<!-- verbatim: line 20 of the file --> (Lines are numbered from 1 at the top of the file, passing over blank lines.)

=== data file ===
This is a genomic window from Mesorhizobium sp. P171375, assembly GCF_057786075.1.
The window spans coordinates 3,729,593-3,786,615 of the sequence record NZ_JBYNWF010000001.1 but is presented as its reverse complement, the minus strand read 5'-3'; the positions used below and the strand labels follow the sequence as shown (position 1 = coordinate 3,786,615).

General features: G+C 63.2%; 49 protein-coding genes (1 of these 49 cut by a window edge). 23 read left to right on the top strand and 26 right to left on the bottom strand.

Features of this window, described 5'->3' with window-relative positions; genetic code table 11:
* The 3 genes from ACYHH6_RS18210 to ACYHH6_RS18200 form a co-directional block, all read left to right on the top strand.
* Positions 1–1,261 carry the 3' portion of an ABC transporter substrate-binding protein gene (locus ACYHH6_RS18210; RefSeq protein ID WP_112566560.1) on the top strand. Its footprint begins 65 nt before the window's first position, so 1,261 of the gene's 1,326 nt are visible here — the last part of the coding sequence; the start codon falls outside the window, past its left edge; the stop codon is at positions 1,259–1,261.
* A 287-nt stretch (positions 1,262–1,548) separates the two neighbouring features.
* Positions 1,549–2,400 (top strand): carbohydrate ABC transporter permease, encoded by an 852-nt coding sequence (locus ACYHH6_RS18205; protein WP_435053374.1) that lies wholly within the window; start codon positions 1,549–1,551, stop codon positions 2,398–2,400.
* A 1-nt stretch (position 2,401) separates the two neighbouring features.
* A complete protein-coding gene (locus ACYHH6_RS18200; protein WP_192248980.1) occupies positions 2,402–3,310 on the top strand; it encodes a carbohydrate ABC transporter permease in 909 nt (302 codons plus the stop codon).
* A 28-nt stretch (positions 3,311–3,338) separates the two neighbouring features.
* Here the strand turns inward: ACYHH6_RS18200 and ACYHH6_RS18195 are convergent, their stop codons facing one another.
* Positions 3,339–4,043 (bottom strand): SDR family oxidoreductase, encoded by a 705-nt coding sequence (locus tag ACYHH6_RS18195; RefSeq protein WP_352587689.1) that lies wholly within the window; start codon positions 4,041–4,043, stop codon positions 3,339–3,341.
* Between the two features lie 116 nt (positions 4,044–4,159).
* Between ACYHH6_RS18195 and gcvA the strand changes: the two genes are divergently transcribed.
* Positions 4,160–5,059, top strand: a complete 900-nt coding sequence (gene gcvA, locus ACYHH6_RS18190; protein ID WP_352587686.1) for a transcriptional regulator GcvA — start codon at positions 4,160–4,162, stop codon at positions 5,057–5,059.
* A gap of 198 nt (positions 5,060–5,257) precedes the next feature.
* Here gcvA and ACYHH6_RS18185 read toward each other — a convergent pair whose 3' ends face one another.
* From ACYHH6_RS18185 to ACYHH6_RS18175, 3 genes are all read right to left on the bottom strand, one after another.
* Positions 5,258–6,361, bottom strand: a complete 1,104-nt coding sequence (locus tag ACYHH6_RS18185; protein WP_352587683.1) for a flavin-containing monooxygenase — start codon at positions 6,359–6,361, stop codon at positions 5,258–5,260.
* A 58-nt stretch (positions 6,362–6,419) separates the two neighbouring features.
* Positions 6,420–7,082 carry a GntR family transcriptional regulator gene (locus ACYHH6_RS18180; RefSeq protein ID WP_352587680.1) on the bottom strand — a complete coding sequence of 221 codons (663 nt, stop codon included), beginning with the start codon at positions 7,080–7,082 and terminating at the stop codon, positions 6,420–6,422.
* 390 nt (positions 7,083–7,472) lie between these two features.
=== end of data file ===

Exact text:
* Positions 5,258–6,361, bottom strand: a complete 1,104-nt coding sequence (locus tag ACYHH6_RS18185; protein WP_352587683.1) for a flavin-containing monooxygenase — start codon at positions 6,359–6,361, stop codon at positions 5,258–5,260.